When you see a dry white wine on the shelf in your local bottle store with Japanese characters on it, its hard not to stop and go ‘what the…’ . With closer inspection you see it says ‘special for sushi’ and then on the back label you find Spanish writing. I swear I am not going crazy – this cultural fusion is the doings of the Spanish Cava company Freixenet and Japanese winemaker Yoko Sako.
This completely new wine concept known as Oroya – is the result of Sako’s determination to fuse together the intricate tastes of sushi with wine (preferably the grape variety and not the rice variety). This isn’t the easiest of tasks when you think about it as you have the salty bitterness of the soy sauce, the sweet vinegared rice to the raw fish and prickly hot wasabi and ginger.
The word Oroya is a symbol of a carrier of cultures, a basket of traditions, knowledge, folklore and authenticity which is what Sako is trying to achieve – a harmonisation between the Japanese and Spanish gastronomy and culinary culture. Therefore Sako’s creation comes from the relatively new D.O area of Tierra De Castilla in Spain. It is made up of three grape varieties you don’t hear of every day but the blend of the three creates all the important components in supposedly accentuating your sushi experiences.
The majority of the blend is made from Airen (60%), the most widely planted white grape in the world – which is surprising I know, though it must be noted it is a grape without ambition and mostly contributes to the making of Spanish Brandy. Macabeo (30%) makes up the next chunk of the blend, a grape typically used in the Spanish Cava recipe – it offers plentiful fruit and acidity to the blend. The remaining chunk is made up of the aromatic Moscatel (10%).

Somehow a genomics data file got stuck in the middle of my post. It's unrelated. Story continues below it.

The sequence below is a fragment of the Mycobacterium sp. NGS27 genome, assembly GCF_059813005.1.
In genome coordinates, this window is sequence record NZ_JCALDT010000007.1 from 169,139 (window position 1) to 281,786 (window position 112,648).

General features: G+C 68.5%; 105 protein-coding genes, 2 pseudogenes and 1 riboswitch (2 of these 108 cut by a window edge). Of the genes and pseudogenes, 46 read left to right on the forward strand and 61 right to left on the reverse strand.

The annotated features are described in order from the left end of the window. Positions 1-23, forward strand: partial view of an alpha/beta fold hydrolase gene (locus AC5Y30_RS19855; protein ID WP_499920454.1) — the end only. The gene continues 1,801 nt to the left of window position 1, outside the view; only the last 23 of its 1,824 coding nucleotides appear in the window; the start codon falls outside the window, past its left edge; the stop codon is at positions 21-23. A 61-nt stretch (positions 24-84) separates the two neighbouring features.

So here I was the other day, I made sure I chilled down the bottle with plentiful time to spare while I prepared my sushi. Unfortunately, after a year of failing to find any good sushi places over here, I gave in and taught myself how to make it! Okay, it’s not the best, but I am getting better and when you make it yourself you really can let your imagination run wild with quirky combinations.
After everything was ready and raring to go we got stuck into the sushi and the vino– and my verdict on the wine is simply that its not bad though I would prefer to combine a different style wine with my future sushi servings.
The Moscatel and fruit from the Airen came through with tastes of green apples and orchard fruits on the palate with some citrus and a touch of blossoms. I wouldn’t drink this wine by itself and I don’t feel the sushi enhanced the flavours of the wine. Due to its downplayed characteristics, the good thing was it didn’t overpower or clash with the delicate flavours of the sushi and it acted as a good palate cleanser in-between the different sushi and sashimi.
In my opinion, keeping in mind I make my very own weird food concoctions that people usually look at me sideways for – I would prefer to go for a sweeter style of wine with my sushi. The Oroya was too dry and I feel a more off-dry, in your face fruit style would suit this Japanese delicacy better – perhaps a German Riesling or Gewurtz would go down a treat. I have even heard Champagne and sparking wines can make a nice match for sushi…… Sheesh this sounds like I better not roll up the sushi mat just yet!